Transaction Costs and Cost Breaches in Major Defense Acquisition Programs

Report Number: NPS-AM-14-004

Series: Acquisition Management

Category: Transaction Costs

Report Series: Sponsored Report

Authors: Carl T. Biggs, Diana I. Angelis, Laura Armey, Raymond Franck

Title: Transaction Costs and Cost Breaches in Major Defense Acquisition Programs

Published: 2014-02-01

Sponsored By: Acquisition Research Program

Status: Published--Unlimited Distribution

Research Type: NPS Faculty

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Keywords: transaction costs, cost breach, major defense acquisition program, MDAP, systems engineering, program management, SE/PM cost ratio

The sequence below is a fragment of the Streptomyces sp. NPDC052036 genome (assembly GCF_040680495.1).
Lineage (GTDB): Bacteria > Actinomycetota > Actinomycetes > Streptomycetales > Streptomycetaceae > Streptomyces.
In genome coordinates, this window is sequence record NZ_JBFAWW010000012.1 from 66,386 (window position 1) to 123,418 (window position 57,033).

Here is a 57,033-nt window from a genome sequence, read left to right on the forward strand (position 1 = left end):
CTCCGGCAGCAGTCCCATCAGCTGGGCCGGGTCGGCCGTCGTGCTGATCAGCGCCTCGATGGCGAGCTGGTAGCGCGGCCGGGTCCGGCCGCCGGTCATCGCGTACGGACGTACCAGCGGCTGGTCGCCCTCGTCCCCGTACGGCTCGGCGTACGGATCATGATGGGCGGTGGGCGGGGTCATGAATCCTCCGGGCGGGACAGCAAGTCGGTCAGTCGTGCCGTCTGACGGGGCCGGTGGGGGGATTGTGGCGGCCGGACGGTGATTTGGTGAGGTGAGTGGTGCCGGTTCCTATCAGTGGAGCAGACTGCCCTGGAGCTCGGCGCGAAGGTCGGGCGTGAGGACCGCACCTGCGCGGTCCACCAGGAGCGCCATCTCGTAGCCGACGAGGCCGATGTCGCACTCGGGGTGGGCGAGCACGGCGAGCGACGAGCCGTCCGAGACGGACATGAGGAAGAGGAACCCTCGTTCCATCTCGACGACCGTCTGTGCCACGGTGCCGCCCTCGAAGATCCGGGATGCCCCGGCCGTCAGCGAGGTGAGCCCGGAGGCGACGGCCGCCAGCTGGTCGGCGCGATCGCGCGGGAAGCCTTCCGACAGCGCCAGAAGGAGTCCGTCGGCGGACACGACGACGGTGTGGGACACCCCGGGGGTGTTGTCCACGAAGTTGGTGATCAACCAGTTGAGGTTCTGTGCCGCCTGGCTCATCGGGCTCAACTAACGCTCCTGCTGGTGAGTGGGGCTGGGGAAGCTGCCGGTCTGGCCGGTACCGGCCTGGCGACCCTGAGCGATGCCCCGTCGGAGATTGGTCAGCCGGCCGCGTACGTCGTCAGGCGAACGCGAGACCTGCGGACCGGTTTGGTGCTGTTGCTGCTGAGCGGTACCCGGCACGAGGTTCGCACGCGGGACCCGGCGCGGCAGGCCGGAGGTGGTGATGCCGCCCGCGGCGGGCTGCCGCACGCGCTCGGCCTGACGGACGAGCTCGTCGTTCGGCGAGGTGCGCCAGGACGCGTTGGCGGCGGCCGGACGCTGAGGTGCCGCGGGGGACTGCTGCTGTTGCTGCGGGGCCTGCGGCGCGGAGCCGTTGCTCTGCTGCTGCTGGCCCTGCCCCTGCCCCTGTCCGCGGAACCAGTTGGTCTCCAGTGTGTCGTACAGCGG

Transaction costs associated with program management are a component of acquisition cost that is often overlooked when estimating the total costs of a DoD program. This research explores the possibility that transaction costs may be related to major defense acquisition program (MDAP) cost breaches. We examine the two questions: (1) Is there a relation between MDAP transaction costs and cost breaches? and (2) Are cost breaches related to the amount, or percentage of total costs, spent on MDAP transaction costs? Using systems engineering and program management (SE/PM) costs as a proxy for transaction costs, we analyze the level of SE/PM expenditures in MDAPs to determine whether a relationship exists between transaction costs and cost breaches. Contract type and program maturity are also considered. Logistic regression models are used to examine the occurrence of program breaches in MDAPs. We find a positive relationship that is significant at the 5% (p = .05) level between the likelihood of a cost breach occurring and estimate at completion SE/PM cost ratio. On average, for a 1% increase in the SE/PM cost ratio, there is a corresponding 0.8% increase in the likelihood that a cost breach will occur. When maturity and contract type are included in the model, the average effect of the SE/PM cost ratio on the likelihood of a cost breach increases to 1% for cost-plus contracts at a significance level of 10% (p = .10). Although SE/PM cost ratio and cost breaches are shown to be related, it cannot be assumed that transaction costs are a causal factor for cost breaches.